Angie Turner on her ethical and eco-friendly partnership with Marshalls
Angie Turner is a landscape designer who has extensive experience in the field of sustainable development. Above all, she’s passionate about looking after our wonderful planet and insists on working with brands that champion ethically-sourced, eco-friendly products. Here, Angie writes about her relationship with Marshalls as a designer, an educator, a project manager and a nature lover.
A business that genuinely cares about environmental sustainability is a rare thing – Marshalls is one such business. As both a protector of the Earth’s resources and someone who uses them professionally to design and create, discovering Marshalls has been an excellent experience. I believe all businesses should do their bit to make sure that the products they sell come from a supply chain that harms neither the planet, nor its people.
I first came across Marshalls in 2012 when I was an entrant in the BBC Gardener’s World Live ‘On your marks, get set, garden!’ competition. Marshalls Fairstone® sponsored the event, which I won with my ‘Peek-a-boo’ garden. From there, Marshalls lent me support as I designed a garden for the RHS Tatton Park Flower Show that would ultimately tell the story of the wonderful and vitally important stone they source and sell. My garden was called the Edible Medley – it was a vibrant mix of ornamental and edible plants, formal planting and more relaxed, laidback areas. Punctuating the garden and giving it its central structure was beautiful sandstone provided by Actual Landscapes, a registered Marshalls’ contractor. The sandstone came from an ethical quarry in Rajasthan, India, where Marshalls can guarantee with 100% certainty that child labour has not been used, workers are paid a living wage and good Health and Safety practices are observed.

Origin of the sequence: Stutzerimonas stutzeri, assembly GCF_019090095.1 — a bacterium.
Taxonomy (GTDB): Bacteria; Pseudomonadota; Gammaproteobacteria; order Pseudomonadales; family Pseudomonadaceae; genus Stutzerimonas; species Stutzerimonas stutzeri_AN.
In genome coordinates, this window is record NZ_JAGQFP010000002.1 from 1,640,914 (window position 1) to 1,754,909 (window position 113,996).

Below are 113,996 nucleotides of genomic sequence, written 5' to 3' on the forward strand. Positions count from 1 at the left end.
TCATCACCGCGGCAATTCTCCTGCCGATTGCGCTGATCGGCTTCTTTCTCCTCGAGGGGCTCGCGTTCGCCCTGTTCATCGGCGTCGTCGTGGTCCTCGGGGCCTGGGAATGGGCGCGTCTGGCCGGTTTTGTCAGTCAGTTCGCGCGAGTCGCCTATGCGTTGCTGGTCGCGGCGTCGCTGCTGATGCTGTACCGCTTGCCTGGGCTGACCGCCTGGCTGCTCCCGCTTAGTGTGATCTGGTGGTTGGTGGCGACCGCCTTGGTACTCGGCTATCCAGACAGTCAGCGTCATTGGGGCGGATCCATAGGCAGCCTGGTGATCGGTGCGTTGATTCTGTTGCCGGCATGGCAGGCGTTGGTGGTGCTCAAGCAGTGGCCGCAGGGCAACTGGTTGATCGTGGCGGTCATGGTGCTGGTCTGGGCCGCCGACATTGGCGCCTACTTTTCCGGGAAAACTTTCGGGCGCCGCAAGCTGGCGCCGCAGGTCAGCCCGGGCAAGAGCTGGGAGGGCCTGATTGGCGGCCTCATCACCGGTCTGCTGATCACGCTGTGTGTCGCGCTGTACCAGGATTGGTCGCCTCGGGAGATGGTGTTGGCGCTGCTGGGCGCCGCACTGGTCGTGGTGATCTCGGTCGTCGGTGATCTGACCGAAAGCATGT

Insert image of Edible Medley garden
In the UK too, the company sticks to its ethos of principles before profit. Marshalls has four quarries of its own in Yorkshire and Lancashire and, earlier this year, I was lucky enough to visit one. Rory Kendrick, Marshall’s International Natural Stone Sourcing Director (and qualified geologist) showed me around. Although one pile of raw sandstone may look much like the next, there are important variations in quality which make all the difference between standard public pavements and those which are more resilient and aesthetically appealing. Marshalls are as dedicated to providing consistently good quality as they are to monitoring their products’ carbon footprint and ethical supply chain.
The Fairstone range encapsulates the company’s unwavering dedication to suppliers, the planet and customers alike. When Marshalls joined the Ethical Trading Initiative a decade ago, they developed the Fairstone Mark to recognise imported stone that had been ethically mined without child labour.
I used Fairstone when I created my RHS Malvern Spring Show piece, The Quiet Garden. As well as simply looking fantastic and giving me the ethical assurances I need, the products are friendly to their immediate environment. Permeable paving means that flooding is much less of a risk – good news for gardeners and householders who want to protect the wildlife that shares their outdoor space.
Completely ethical, with a transparent supply chain and no compromise on the end products, Marshalls is a name I recommend again and again to contacts and colleagues. This business has proven it is possible to combine quality with sustainability, and I challenge others to do the same.